You may be surprised to know that teens and Millennials use email. A lot. Of course, they text and engage with their friends via social media, but when it comes to communicating with brands and companies, email reigns supreme, according to new research from marketing tech software and services firm Adestra, which recently announced the results of a study designed to gauge consumer opinions and behavior when it comes to email. The survey asked more than 1,200 respondents from teenagers to Baby Boomers how they interact with—and think about—the email messages they receive.
“Email marketers are like big-game hunters,” said Ryan Phelan, VP of marketing insights for Adestra. “We’re always trying to track where our customers are going and what they’re doing. We scroll through spreadsheets of data but what we really want to know is what happens after we hit ‘send’? Who is actually reading our emails and from what devices? We commissioned this study to answer some of those questions.”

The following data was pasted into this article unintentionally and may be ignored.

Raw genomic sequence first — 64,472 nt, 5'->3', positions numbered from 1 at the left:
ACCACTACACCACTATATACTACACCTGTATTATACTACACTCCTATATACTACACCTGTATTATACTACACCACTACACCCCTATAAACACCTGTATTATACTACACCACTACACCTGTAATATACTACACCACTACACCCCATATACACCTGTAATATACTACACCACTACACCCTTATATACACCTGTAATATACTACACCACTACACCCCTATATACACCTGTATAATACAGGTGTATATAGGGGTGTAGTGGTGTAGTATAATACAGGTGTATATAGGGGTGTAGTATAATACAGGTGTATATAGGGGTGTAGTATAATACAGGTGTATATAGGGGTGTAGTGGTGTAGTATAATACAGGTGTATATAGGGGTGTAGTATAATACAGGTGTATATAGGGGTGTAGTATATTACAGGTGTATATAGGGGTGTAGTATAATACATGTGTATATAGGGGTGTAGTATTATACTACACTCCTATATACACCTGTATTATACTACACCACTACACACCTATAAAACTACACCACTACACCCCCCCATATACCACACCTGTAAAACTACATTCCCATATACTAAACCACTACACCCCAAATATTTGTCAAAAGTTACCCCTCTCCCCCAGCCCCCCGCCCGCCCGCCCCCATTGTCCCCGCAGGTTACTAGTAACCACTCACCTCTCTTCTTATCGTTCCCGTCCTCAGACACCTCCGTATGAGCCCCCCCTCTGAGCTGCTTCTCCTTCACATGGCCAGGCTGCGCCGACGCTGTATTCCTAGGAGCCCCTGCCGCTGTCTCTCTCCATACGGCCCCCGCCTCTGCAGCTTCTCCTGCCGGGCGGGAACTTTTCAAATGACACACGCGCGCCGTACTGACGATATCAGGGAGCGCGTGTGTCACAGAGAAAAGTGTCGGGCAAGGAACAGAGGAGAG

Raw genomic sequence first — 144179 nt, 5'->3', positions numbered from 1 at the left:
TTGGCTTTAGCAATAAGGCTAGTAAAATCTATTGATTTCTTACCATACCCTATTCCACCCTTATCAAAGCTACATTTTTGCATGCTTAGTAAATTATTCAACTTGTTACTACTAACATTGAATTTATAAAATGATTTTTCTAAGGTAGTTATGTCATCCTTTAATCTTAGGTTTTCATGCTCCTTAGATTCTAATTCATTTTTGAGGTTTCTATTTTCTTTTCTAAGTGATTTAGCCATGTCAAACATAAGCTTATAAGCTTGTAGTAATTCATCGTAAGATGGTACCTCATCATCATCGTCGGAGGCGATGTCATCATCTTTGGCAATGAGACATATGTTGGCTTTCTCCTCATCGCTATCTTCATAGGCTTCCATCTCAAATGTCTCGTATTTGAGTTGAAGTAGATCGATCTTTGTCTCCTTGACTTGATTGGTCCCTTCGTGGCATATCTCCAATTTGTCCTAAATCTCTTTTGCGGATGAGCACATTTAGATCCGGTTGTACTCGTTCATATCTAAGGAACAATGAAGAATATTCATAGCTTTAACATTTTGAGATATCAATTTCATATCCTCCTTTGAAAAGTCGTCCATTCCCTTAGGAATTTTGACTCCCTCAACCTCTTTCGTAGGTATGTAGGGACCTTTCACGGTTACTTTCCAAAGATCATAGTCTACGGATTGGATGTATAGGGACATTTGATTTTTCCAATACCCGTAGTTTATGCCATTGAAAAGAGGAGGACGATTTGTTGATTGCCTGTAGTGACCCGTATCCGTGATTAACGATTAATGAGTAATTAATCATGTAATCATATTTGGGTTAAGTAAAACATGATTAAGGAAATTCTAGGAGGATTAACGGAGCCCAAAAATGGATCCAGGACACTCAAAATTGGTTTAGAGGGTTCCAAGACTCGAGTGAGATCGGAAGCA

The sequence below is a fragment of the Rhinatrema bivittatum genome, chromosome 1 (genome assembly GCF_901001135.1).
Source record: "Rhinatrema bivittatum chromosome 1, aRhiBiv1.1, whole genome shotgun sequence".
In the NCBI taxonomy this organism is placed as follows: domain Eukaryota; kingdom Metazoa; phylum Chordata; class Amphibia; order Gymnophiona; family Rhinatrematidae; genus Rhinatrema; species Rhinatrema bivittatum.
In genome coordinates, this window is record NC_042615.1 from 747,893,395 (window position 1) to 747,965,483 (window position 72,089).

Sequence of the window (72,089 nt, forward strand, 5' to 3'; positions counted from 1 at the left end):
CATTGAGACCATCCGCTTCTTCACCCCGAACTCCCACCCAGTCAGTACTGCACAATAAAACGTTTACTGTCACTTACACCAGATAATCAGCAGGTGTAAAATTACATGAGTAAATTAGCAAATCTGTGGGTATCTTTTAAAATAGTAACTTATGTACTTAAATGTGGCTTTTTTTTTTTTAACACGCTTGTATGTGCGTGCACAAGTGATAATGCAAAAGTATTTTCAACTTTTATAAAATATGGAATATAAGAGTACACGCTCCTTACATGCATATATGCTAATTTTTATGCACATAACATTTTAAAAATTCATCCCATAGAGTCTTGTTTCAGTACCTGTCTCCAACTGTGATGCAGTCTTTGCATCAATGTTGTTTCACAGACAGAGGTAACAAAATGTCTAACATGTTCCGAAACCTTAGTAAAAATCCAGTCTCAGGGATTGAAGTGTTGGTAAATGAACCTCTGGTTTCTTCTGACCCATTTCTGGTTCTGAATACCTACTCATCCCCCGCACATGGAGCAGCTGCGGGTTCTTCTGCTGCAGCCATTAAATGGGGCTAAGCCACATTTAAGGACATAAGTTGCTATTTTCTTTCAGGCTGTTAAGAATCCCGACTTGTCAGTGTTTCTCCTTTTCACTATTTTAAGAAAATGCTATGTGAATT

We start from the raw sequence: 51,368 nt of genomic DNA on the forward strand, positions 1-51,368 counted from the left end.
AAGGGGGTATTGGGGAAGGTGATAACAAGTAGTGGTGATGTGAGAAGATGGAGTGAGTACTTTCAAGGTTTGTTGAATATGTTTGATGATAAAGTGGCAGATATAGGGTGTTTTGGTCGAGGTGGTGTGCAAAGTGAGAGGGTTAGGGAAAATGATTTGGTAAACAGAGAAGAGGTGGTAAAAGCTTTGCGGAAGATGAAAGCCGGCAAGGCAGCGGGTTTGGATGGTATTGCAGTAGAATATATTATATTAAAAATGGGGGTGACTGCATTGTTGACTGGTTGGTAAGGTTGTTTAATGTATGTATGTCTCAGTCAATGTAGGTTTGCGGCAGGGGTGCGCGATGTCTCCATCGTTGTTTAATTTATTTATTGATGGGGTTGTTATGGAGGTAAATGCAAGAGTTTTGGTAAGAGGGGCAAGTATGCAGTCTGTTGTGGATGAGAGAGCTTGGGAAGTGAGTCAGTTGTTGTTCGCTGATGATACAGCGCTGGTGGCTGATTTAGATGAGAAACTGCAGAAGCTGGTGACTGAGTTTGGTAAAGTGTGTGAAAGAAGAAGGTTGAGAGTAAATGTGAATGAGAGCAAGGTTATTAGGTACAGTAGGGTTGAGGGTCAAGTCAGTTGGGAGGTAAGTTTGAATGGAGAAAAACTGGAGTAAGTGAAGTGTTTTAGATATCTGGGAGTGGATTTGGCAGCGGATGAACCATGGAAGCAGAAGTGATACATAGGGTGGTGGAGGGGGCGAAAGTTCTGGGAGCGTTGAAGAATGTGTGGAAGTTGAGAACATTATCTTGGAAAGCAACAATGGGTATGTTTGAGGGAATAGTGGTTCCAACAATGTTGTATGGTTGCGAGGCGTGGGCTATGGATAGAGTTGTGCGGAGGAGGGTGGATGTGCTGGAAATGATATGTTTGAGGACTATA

According to the study, nearly 68 percent of teens and 73 percent of Millennials said they prefer to receive communication from a business via email. In addition, more than half rely on email to buy things online. Not surprisingly, the same holds true for Gen X and Baby Boomers.
“For the last few years, it’s been widely assumed that email would fade away because Millennials and teens weren’t going to use it,” Phelan said. “It turns out that the opposite is true. Email continues to be part of everyday life across all age groups, with consumers literally hanging out in their inboxes all day long.”
As important as why consumers use email is when and how they access it. Across all age groups, 86 percent say they use their smartphones for email communication (that number is even higher for teens and Millennials). And 48 percent of teens and 44 percent of Millennials reach for those smartphones to check messages right after turning off the alarm clock.
According to Phelan, these findings have huge implications for marketers.
“At Adestra, we believe that in order for our customers to be successful, we need to help them create and implement campaigns that resonate with their customers and build long-term relationships,” Phelan said. “Successful marketers understand the need to find those micro-moments that increase relevancy for all age groups and considers channel preference for maximum impact. The insight gleaned from this study will be invaluable to our clients and the industry.”
Source: PR Newswire; edited by Richard Carufel